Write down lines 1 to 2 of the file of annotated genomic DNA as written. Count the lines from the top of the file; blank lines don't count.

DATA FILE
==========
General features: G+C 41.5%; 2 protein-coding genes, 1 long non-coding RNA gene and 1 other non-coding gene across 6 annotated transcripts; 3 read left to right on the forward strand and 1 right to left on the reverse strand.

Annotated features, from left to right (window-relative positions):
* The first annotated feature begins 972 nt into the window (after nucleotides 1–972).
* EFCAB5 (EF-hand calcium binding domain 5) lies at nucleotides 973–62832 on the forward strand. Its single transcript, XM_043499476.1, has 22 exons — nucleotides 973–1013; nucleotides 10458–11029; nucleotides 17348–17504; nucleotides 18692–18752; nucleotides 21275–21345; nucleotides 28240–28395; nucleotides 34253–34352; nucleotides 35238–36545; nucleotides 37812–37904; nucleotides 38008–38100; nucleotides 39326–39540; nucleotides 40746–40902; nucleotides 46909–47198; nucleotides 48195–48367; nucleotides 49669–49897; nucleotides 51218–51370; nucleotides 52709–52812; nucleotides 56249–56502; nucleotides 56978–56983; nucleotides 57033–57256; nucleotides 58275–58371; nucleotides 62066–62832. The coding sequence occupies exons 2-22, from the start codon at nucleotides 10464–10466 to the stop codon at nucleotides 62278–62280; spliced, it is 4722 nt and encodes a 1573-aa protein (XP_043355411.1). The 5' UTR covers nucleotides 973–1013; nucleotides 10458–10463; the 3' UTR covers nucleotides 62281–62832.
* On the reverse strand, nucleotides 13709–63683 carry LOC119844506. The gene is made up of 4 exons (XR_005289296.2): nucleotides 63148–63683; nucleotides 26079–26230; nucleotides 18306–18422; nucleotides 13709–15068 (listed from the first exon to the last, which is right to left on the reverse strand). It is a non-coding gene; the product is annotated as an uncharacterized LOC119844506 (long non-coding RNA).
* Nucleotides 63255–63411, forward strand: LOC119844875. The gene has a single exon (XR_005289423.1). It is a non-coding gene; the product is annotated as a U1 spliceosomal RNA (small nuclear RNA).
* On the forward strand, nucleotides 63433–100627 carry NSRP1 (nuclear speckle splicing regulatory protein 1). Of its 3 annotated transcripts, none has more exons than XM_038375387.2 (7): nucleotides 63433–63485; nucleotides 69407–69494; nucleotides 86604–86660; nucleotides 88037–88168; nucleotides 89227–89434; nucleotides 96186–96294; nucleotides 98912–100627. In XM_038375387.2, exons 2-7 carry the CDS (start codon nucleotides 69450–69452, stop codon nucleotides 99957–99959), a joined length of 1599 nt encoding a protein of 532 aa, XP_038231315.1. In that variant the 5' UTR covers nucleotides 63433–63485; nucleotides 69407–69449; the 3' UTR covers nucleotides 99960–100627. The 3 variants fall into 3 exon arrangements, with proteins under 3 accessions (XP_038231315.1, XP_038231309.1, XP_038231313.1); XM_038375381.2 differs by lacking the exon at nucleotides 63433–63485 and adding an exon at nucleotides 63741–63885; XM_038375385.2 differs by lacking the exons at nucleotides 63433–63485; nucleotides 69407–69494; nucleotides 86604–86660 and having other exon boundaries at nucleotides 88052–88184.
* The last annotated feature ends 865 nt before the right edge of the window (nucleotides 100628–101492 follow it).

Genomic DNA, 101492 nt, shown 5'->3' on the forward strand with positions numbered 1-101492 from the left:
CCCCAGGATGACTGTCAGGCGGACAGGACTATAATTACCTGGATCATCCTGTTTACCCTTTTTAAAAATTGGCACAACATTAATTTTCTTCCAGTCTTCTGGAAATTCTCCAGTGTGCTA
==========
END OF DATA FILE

General features: G+C 41.5%; 2 protein-coding genes, 1 long non-coding RNA gene and 1 other non-coding gene across 6 annotated transcripts; 3 read left to right on the forward strand and 1 right to left on the reverse strand.

Annotated features, from left to right (window-relative positions):